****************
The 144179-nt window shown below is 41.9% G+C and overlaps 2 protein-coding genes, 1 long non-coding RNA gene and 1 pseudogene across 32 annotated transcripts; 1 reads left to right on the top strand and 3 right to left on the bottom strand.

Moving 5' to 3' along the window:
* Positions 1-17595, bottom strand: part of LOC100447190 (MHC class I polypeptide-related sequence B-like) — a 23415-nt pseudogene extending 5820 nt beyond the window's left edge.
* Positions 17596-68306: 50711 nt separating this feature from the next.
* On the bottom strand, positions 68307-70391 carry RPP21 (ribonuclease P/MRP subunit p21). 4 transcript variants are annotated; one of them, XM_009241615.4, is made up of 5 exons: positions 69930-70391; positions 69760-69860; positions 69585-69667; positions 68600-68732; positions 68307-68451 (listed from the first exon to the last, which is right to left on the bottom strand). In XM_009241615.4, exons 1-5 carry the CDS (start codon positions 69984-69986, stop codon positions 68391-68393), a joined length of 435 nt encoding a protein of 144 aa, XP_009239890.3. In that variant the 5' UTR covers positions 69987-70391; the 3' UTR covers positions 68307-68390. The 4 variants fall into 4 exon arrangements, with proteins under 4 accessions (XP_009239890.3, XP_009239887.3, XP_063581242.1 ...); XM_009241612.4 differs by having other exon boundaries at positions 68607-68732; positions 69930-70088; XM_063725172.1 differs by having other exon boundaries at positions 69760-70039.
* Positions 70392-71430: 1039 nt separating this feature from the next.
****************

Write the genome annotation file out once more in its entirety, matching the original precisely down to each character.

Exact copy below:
The 144179-nt window shown below is 41.9% G+C and overlaps 2 protein-coding genes, 1 long non-coding RNA gene and 1 pseudogene across 32 annotated transcripts; 1 reads left to right on the top strand and 3 right to left on the bottom strand.

Moving 5' to 3' along the window:
* Positions 1-17595, bottom strand: part of LOC100447190 (MHC class I polypeptide-related sequence B-like) — a 23415-nt pseudogene extending 5820 nt beyond the window's left edge.
* Positions 17596-68306: 50711 nt separating this feature from the next.
* On the bottom strand, positions 68307-70391 carry RPP21 (ribonuclease P/MRP subunit p21). 4 transcript variants are annotated; one of them, XM_009241615.4, is made up of 5 exons: positions 69930-70391; positions 69760-69860; positions 69585-69667; positions 68600-68732; positions 68307-68451 (listed from the first exon to the last, which is right to left on the bottom strand). In XM_009241615.4, exons 1-5 carry the CDS (start codon positions 69984-69986, stop codon positions 68391-68393), a joined length of 435 nt encoding a protein of 144 aa, XP_009239890.3. In that variant the 5' UTR covers positions 69987-70391; the 3' UTR covers positions 68307-68390. The 4 variants fall into 4 exon arrangements, with proteins under 4 accessions (XP_009239890.3, XP_009239887.3, XP_063581242.1 ...); XM_009241612.4 differs by having other exon boundaries at positions 68607-68732; positions 69930-70088; XM_063725172.1 differs by having other exon boundaries at positions 69760-70039.
* Positions 70392-71430: 1039 nt separating this feature from the next.